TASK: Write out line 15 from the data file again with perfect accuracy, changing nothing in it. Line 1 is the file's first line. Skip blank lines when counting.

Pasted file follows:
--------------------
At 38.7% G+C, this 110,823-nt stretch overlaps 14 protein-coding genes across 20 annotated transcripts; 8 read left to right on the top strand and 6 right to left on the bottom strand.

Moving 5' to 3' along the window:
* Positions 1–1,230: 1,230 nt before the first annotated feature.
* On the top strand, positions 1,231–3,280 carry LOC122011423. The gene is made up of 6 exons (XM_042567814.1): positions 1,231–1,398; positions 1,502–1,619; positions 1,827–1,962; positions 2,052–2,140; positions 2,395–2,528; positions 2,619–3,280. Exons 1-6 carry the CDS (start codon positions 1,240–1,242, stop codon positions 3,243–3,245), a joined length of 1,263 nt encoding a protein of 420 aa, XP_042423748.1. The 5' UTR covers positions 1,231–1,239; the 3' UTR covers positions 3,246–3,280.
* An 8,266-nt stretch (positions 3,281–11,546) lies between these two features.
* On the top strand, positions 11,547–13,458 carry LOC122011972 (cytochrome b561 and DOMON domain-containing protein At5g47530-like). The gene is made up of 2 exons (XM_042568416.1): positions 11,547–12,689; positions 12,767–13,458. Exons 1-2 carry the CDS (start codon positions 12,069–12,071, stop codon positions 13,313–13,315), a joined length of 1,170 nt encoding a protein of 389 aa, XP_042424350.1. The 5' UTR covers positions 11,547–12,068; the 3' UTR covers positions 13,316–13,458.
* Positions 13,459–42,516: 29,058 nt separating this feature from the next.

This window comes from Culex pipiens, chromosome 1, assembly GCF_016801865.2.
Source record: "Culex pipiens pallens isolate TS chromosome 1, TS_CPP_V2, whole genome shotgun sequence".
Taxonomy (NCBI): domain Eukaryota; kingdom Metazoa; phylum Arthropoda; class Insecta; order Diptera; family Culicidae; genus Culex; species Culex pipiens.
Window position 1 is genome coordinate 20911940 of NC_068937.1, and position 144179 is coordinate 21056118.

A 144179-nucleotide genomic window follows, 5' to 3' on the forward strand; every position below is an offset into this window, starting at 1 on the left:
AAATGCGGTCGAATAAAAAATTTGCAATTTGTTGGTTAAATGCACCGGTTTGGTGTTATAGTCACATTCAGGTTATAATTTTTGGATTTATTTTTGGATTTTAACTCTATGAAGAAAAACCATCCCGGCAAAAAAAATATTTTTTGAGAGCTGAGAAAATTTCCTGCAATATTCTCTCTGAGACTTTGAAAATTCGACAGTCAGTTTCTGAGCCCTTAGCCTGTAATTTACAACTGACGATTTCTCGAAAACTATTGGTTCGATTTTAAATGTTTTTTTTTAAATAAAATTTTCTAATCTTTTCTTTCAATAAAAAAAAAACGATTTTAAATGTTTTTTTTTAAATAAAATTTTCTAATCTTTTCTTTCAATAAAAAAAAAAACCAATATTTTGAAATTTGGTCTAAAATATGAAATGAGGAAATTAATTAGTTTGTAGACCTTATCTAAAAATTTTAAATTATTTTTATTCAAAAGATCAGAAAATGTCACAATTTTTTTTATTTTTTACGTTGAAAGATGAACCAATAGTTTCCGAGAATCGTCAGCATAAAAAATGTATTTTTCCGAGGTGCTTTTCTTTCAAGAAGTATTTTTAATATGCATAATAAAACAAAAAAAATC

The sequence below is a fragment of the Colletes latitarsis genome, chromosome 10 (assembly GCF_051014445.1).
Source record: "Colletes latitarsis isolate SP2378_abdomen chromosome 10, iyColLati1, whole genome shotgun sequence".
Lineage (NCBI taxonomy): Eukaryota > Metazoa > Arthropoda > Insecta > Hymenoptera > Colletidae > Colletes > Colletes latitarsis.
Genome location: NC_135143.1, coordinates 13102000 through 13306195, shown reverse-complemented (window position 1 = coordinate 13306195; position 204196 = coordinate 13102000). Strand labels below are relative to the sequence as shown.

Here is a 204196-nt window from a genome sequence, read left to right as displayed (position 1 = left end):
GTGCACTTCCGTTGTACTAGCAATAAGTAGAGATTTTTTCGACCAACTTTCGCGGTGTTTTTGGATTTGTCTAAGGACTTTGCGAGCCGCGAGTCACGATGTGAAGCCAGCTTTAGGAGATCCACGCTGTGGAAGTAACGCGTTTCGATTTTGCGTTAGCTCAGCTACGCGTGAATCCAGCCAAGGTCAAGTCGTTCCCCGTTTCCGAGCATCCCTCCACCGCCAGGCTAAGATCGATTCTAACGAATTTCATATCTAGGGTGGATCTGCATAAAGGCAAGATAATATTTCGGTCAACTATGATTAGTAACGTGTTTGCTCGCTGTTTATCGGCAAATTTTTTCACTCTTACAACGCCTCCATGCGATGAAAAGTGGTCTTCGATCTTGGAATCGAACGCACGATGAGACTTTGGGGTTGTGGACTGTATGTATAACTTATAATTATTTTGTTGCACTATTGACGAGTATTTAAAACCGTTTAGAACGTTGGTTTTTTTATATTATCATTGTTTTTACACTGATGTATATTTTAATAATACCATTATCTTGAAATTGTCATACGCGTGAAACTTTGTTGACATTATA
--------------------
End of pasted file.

Source record: "Colletes latitarsis isolate SP2378_abdomen chromosome 10, iyColLati1, whole genome shotgun sequence".